Like most people, my attention in recent days has been directed toward the earthquakes in Haiti and their aftermath: the rescue efforts, the struggles to survive, and the discussions of how to rebuild. But although I find myself following the story attentively, I have been unable to shake my frustration with the exploitative coverage seen on U.S. television, both on national and cable news stations, and the lack of historical context offered in many of the stories we get. Much of this has to do with the “liveness” of the story, the fact that the crisis is unfolding in real time, but as Melissa Click points out, once the initial crisis wears off, it is questionable whether the news media will continue to cover the story and provide vital historical background that could provide better information about the country’s political and economic history, details that are essential in garnering support for providing foreign aid.
With that in mind, I found Andrew O’Hehir’s discussion of Haiti’s Ciné Institute in Salon to be especially interesting. Ciné Institute is Haiti’s only existing film school, and although most of the school’s buildings were destroyed, the students have been filming virtually around the clock to help make people aware of the conditions in that country. Their videos are anthologized on their Vimeo channel, creating what might be described as a “distributed documentary” about the earthquake, and although many of them are available only in the country’s native language, others include subtitles and other forms of English translation.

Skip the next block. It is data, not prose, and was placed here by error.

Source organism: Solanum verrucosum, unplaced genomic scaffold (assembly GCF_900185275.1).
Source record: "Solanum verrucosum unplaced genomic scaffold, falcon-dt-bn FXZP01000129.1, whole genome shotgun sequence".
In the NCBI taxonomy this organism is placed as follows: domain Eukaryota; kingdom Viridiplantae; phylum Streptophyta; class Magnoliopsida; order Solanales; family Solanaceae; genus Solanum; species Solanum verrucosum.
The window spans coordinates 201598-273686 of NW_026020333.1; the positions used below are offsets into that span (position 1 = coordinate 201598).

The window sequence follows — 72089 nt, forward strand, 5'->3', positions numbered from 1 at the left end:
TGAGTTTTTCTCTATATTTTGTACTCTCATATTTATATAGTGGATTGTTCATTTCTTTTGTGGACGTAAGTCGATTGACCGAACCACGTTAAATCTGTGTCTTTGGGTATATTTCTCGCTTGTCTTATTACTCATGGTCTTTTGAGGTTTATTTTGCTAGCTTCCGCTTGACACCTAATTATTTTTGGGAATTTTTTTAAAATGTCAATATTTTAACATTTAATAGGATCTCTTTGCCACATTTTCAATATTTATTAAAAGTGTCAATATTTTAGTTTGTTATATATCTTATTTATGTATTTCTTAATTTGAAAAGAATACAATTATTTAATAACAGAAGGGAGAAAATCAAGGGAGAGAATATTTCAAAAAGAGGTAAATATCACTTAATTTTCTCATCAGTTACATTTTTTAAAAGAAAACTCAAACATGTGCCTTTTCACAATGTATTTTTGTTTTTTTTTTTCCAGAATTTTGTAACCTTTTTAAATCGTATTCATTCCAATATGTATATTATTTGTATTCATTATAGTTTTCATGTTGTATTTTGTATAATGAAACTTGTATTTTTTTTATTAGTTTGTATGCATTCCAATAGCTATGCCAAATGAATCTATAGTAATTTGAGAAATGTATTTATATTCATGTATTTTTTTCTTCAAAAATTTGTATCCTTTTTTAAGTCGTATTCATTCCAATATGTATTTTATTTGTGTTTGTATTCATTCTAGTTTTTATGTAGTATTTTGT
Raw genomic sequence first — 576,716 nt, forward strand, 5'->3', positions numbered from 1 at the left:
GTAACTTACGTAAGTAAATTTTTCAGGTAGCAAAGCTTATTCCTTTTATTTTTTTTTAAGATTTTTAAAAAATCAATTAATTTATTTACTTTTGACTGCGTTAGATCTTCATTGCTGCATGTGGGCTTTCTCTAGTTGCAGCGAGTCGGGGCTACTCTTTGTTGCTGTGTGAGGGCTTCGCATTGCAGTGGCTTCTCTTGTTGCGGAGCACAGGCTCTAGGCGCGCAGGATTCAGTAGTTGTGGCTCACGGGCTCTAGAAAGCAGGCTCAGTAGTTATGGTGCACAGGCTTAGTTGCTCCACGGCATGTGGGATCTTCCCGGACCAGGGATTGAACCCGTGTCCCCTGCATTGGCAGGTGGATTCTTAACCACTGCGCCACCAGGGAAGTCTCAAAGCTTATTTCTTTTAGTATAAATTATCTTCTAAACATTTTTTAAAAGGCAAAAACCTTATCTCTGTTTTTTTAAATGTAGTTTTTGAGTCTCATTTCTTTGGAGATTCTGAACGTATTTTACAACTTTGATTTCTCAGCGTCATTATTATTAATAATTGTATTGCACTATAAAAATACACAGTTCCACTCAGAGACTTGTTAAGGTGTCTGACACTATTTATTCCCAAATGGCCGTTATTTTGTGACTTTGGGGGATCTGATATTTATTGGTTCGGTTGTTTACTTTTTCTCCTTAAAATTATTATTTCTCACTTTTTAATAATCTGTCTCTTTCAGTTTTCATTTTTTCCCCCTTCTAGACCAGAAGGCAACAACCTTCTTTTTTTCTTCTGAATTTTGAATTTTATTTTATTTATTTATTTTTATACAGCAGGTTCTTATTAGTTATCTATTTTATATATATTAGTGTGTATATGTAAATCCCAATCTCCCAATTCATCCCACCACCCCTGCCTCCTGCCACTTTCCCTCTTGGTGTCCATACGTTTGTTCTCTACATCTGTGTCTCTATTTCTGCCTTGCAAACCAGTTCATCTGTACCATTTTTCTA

O’Hehir’s article is especially interesting in that he reports that the school seeks to “encourage the development of an indigenous and distinctive brand of Haitian cinema,” a task linked to the school’s attempts to avoid focusing merely on the “poverty and chaos,” but instead to focus on the nation’s resiliency. As Haiti’s rebuilding efforts continue, we will need more stories and more institutions like these to keep the spotlight focused on the country, even after the aftershocks have subsided.